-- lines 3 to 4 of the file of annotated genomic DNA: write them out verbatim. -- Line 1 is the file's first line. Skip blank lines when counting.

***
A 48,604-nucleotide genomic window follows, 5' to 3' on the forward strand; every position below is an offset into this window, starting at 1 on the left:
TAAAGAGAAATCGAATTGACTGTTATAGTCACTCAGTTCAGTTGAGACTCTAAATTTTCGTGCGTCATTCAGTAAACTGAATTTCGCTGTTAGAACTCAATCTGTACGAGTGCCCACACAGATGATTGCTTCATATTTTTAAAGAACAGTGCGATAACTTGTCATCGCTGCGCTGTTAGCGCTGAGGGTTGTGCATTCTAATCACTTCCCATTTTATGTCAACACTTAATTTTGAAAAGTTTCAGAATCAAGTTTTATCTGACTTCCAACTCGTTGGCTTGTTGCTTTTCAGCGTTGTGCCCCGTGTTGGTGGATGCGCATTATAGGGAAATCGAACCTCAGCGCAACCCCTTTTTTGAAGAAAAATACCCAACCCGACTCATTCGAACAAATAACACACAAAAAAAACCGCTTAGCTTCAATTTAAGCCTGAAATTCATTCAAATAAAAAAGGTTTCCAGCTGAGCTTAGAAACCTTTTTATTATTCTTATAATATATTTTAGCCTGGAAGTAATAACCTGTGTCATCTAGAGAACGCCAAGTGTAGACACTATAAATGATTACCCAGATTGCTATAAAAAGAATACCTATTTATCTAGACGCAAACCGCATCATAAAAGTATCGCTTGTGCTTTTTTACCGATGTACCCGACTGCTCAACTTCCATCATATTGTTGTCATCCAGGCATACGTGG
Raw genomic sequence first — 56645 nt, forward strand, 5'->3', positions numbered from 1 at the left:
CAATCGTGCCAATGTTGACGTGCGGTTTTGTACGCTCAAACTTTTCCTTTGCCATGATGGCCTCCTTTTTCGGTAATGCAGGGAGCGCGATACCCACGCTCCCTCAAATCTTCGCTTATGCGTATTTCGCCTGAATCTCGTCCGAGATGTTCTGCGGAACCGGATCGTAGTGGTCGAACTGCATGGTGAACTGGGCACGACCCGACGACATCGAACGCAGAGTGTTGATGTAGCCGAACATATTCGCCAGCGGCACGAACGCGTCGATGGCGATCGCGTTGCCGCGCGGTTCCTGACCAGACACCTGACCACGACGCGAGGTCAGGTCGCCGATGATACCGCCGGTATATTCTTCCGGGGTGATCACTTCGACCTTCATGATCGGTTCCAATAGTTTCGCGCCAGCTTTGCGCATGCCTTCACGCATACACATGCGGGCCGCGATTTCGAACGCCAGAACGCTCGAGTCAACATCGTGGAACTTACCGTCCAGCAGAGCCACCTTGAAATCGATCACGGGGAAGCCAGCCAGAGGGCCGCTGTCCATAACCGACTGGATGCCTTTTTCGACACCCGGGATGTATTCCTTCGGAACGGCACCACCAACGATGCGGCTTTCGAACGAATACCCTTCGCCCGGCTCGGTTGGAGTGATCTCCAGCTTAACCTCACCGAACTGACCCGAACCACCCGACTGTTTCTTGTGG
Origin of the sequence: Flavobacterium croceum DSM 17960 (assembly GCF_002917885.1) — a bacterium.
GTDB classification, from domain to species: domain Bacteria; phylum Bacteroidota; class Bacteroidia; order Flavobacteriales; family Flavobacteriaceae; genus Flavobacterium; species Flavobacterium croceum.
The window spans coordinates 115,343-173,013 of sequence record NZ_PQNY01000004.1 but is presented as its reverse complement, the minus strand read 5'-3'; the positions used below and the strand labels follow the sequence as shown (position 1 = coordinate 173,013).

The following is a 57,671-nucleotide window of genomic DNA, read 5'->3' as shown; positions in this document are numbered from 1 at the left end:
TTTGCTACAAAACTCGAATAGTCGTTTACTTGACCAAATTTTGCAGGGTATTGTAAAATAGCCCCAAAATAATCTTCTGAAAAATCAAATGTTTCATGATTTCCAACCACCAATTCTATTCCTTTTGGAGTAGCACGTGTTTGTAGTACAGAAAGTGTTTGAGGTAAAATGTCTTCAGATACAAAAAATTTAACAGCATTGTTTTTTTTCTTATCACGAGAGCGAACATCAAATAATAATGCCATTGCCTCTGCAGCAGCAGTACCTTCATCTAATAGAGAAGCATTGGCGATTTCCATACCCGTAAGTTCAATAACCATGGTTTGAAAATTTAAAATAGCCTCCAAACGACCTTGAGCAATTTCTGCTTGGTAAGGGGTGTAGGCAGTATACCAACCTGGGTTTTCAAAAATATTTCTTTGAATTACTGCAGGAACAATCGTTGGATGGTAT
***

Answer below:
Raw genomic sequence first — 56645 nt, forward strand, 5'->3', positions numbered from 1 at the left:
CAATCGTGCCAATGTTGACGTGCGGTTTTGTACGCTCAAACTTTTCCTTTGCCATGATGGCCTCCTTTTTCGGTAATGCAGGGAGCGCGATACCCACGCTCCCTCAAATCTTCGCTTATGCGTATTTCGCCTGAATCTCGTCCGAGATGTTCTGCGGAACCGGATCGTAGTGGTCGAACTGCATGGTGAACTGGGCACGACCCGACGACATCGAACGCAGAGTGTTGATGTAGCCGAACATATTCGCCAGCGGCACGAACGCGTCGATGGCGATCGCGTTGCCGCGCGGTTCCTGACCAGACACCTGACCACGACGCGAGGTCAGGTCGCCGATGATACCGCCGGTATATTCTTCCGGGGTGATCACTTCGACCTTCATGATCGGTTCCAATAGTTTCGCGCCAGCTTTGCGCATGCCTTCACGCATACACATGCGGGCCGCGATTTCGAACGCCAGAACGCTCGAGTCAACATCGTGGAACTTACCGTCCAGCAGAGCCACCTTGAAATCGATCACGGGGAAGCCAGCCAGAGGGCCGCTGTCCATAACCGACTGGATGCCTTTTTCGACACCCGGGATGTATTCCTTCGGAACGGCACCACCAACGATGCGGCTTTCGAACGAATACCCTTCGCCCGGCTCGGTTGGAGTGATCTCCAGCTTAACCTCACCGAACTGACCCGAACCACCCGACTGTTTCTTGTGG